Presentation on theme: "Taxes & Government Spending Chapter 14 Section 3 Federal Spending."— Presentation transcript:
Taxes & Government Spending Chapter 14 Section 3 Federal Spending
Taxes & Government Spending Objectives: Distinguish between mandatory and discretionary spending. Describe major entitlement programs. Identify categories of discretionary spending. Explain the impact of federal aid to state and local governments.
Taxes & Government Spending Most of the $2 trillion + of the money the government receives each year is already accounted for. After they fulfill their legal obligations, only about 40% of the money is left.
Taxes & Government Spending Mandatory and Discretionary Spending Mandatory Spending – is money that lawmakers are required by existing laws to spend on certain programs or to use for interest payments. Discretionary Spending – is spending about which the government planners can make choices.
Taxes & Government Spending Money that is for mandatory spending has grown over the years. The percentage of discretionary spending has decreased over that same period of time.
Taxes & Government Spending What term describes the money that lawmakers are required by existing laws to spend on certain programs or to use for interest payments?
Taxes & Government Spending Mandatory Spending
Taxes & Government Spending What term describes the spending in which the government planners can make choices.
Taxes & Government Spending Discretionary Spending
Taxes & Government Spending Entitlement Programs: Entitlements – social welfare programs that people are “entitled to” if they meet certain eligibility requirements. i.e. age or income Mandatory spending increases as more and more people qualify for the money. Some of the entitlement programs are “means- tested”, that means people with higher incomes may receive lower benefits or no benefit at all.
Taxes & Government Spending What are Entitlements?
Taxes & Government Spending social welfare programs that people are “entitled to” if they meet certain eligibility requirements. i.e. age or income
Taxes & Government Spending Entitlements are a largely unchanging part of government spending. Once Congress has set the requirements, it cannot control how many people become eligible for each king of benefit. Congress can change the eligibility requirements or reduce the amount of the benefits.
Taxes & Government Spending Social Security This is the largest category of federal spending. More than 50 million retired or disabled people and their families and survivors receive monthly payments.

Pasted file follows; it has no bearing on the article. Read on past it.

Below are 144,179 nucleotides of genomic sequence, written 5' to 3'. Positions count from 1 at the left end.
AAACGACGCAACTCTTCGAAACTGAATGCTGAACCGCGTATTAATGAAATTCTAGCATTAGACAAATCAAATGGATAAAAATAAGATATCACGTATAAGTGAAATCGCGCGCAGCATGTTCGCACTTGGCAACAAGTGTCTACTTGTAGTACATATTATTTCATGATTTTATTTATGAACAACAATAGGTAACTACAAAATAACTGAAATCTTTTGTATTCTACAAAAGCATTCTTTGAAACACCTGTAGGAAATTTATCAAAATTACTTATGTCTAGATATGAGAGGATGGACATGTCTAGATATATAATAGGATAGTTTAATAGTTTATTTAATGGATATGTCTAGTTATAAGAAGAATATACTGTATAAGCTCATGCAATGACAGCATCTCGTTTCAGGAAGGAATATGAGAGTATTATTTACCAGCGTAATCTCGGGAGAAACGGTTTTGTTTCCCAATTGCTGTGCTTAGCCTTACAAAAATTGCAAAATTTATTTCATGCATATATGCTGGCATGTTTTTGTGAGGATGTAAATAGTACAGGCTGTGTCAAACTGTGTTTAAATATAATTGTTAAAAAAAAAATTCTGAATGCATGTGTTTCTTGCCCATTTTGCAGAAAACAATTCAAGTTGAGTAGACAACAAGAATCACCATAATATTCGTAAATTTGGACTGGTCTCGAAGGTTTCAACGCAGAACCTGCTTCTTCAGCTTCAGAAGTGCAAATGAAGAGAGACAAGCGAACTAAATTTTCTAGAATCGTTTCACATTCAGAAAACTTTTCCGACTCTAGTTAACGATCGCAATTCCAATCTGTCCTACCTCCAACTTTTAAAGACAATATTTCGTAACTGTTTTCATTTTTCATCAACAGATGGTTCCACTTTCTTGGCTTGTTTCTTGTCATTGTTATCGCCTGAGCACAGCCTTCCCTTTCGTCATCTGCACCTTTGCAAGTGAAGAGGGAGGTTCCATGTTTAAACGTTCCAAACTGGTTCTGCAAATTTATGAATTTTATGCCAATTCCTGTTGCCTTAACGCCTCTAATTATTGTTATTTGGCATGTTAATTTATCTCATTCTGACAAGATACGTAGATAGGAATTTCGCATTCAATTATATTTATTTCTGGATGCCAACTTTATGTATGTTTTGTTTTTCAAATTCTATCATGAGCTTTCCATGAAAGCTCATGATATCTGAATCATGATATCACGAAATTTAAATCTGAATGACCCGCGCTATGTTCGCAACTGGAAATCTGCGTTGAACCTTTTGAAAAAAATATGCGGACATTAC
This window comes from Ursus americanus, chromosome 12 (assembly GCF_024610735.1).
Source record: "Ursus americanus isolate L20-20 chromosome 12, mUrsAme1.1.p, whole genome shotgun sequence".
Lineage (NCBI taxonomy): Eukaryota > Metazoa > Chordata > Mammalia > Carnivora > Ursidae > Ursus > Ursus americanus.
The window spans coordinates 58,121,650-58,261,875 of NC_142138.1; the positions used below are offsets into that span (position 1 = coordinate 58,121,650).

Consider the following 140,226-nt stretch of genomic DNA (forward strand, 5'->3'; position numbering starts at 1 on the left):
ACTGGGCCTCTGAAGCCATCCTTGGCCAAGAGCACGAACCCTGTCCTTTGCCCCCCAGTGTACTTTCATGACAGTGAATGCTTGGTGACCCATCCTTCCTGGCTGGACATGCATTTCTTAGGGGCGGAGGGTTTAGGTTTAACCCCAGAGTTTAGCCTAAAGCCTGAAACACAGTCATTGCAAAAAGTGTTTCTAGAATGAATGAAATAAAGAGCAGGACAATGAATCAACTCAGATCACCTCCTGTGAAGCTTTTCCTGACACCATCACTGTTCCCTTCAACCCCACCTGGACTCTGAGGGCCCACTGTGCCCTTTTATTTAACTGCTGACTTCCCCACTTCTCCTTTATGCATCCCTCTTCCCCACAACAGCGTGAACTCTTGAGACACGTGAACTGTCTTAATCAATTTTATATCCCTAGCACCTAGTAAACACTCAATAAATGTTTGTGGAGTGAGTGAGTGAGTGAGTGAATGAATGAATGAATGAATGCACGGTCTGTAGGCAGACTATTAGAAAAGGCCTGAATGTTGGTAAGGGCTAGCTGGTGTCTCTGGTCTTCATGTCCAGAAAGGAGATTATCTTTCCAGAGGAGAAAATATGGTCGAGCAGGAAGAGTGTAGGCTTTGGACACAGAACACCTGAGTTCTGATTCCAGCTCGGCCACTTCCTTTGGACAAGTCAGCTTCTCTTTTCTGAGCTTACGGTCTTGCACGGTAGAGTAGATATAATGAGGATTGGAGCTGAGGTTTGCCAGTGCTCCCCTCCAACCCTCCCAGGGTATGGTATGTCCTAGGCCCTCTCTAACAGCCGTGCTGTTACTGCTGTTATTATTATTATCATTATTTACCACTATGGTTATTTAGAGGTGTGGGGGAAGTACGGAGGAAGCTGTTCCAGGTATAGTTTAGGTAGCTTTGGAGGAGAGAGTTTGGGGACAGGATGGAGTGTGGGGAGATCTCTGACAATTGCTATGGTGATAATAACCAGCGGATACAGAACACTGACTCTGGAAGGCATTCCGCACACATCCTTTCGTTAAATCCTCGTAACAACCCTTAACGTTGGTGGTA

Taxes & Government Spending Medicare Medicare serves about 40 million people, most of them over the age of 65. This program pays for hospital care and for the costs of the physicians and medical services. Also pays for disabled people and those suffering from certain diseases. It is funded by taxes withheld from your paycheck
Taxes & Government Spending What is the largest category of federal spending?
Taxes & Government Spending Medicaid It benefits low-income families, some people with disabilities, and elderly people in nursing homes. It is the largest source of funds for medical and health-related services for America’s poorest people.
Taxes & Government Spending What term describes the benefits low-income families, some people with disabilities, and elderly people in nursing homes?
Taxes & Government Spending Other Mandatory Spending Programs These include Food Stamps Supplemental Security Income (SSI) Child Nutrition
Taxes & Government Spending Future of Entitlement Spending Spending for both Social Security and Medicare have increased enormously. It is expected to increase even more in the future as the “baby-boomers” began to collect.
Taxes & Government Spending What are the other three types of mandatory spending programs that we talked about?
Taxes & Government Spending Food Stamps Supplemental Security Income (SSI) Child Nutrition
Taxes & Government Spending Discretionary Spending Spending on Defense is almost ½ of the budget’s discretionary spending. In 2006 the Defense’s budget was 499.6 Billion,. Total Budget was $ 934.7 Billion
Other Discretionary Spending Other federal spending categories include * Education* Training * Scientific Research* Student Loans * Technology* Law Enforcement * National Parks & Monuments * Environmental Clean-up* Housing *Land Management* Transportation * Disaster Aid* Foreign Aid * Farm Subsidies
Taxes & Government Spending Federal Aid to State and Local Governments This figure is around $ 300 Billion + per year. Federal Money goes to States for Education, Unemployment, Aid to Children and Families, Highways, Mass-Transit, Low-income Housing, and etc.
Taxes & Government Spending What category gets the most money from the budget’s discretionary spending programs?